Dr. L. practices in a large city with many executives and business people. Most people use the freeways each day and there are many accidents. His competition talks mostly about back pain, although there are a few chiropractors who specialize in personal injury.

Dr. L. notices, however, that none of the other chiropractors in the city talk about their care in the language of upwardly mobile professionals. Dr. L.'s positioning statement:

"Turning Accidents into Achievements."

This statement tells Dr. L.'s prospective patients:

  • He is especially adept at treating accident victims.
  • His care allows patients to achieve better health, even if they've been in an accident.
  • He understands you have goals and he is ready to help you achieve them.

Example #2:

Dr. H. became a chiropractor with the intention of bringing quality natural health care to people in his community. His mission statement: "To provide the best holistic health care for my patients and to create a holistic health resource for my community."

Since many of the people in Dr. H.'s area are interested in natural healing, he feels confident that his message will be meaningful. His competition, however, is fierce. There are five chiropractors in his area who also promote holistic health.

Dr. H. notices, however, that there are many older patients who live near his practice. He decides to appeal to these patients with the positioning statement:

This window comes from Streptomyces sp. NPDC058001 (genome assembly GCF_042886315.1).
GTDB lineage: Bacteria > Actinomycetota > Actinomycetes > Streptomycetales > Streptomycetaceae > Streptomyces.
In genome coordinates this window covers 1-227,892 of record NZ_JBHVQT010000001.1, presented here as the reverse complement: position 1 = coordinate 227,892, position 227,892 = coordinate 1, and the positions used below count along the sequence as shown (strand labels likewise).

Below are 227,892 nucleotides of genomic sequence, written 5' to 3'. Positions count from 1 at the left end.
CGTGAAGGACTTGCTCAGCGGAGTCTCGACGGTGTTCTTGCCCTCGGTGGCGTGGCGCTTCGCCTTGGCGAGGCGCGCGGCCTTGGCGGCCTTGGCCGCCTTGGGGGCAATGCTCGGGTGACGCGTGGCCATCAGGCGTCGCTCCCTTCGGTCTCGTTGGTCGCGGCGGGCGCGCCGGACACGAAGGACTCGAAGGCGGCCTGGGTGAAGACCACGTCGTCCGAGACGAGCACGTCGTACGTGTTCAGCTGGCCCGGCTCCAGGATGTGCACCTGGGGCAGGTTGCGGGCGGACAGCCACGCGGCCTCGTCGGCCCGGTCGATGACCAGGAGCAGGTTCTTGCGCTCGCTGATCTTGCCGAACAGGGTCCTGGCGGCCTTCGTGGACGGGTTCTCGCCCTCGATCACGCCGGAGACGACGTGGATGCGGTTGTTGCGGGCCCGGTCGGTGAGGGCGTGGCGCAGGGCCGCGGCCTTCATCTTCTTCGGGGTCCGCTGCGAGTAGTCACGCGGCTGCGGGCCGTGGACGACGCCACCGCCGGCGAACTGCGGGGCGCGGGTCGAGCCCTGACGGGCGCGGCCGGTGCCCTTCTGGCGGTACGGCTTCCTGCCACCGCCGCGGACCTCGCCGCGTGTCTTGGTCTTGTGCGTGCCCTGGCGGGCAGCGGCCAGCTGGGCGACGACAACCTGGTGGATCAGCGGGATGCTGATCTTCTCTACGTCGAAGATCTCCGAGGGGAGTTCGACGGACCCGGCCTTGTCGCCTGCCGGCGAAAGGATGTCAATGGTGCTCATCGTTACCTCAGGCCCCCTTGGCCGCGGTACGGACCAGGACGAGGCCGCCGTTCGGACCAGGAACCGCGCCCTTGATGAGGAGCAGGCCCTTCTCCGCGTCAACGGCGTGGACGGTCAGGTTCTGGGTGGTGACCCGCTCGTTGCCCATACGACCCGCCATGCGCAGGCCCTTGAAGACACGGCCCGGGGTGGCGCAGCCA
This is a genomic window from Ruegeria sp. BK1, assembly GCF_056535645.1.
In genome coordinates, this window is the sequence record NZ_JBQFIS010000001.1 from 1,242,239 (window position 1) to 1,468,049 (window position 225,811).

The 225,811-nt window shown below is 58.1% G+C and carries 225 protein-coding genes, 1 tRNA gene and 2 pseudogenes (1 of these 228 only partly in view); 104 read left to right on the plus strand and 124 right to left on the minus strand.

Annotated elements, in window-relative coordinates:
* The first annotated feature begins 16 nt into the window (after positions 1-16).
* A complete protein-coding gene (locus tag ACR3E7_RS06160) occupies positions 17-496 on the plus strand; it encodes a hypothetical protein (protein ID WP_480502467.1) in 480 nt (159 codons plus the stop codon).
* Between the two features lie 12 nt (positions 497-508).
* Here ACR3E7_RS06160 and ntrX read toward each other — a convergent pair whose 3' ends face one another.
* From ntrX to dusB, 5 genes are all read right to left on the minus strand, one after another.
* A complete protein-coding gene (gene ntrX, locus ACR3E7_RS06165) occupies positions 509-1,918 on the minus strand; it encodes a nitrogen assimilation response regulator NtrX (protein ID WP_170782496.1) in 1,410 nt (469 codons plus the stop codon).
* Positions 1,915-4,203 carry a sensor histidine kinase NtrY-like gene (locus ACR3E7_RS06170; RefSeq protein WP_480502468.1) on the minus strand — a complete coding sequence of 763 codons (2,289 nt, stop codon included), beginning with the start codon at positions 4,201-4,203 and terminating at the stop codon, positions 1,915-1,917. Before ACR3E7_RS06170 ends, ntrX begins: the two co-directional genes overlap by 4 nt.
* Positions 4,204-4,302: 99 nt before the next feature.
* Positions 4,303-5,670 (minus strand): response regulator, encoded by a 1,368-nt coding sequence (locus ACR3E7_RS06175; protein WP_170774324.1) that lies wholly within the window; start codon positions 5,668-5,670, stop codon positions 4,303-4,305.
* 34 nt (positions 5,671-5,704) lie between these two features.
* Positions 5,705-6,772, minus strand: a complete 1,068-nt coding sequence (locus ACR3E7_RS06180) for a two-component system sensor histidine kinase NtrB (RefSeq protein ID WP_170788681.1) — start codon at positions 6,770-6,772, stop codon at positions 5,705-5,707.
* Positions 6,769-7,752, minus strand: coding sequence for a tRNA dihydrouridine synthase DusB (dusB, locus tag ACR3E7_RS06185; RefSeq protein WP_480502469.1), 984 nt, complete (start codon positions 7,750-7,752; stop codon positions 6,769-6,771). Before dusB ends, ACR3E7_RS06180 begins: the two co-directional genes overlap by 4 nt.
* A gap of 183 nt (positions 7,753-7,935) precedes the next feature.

"Whole Health for Your Whole Life."

Dr. H.'s positioning statement tells patients:

  • He believes in holistic health.
  • He treats a variety of patients, including the elderly.

Example #3:

Dr. K. is following in her father's footsteps. She is getting ready to take over the practice. Her mission statement: "To continue the excellent chiropractic tradition started by my father by keeping the same small town values he did."

Dr. K.'s father is well known. From visiting with some local residents she learns that people are wondering if she will be making changes to the practice when she takes over. People are curious whether they will get the same kind of care that her father gave. People in Dr. K.'s town are also very conservative. Since her town is a manufacturing center, many people have back pain. Most people are suspicious of alternative care and holistic health.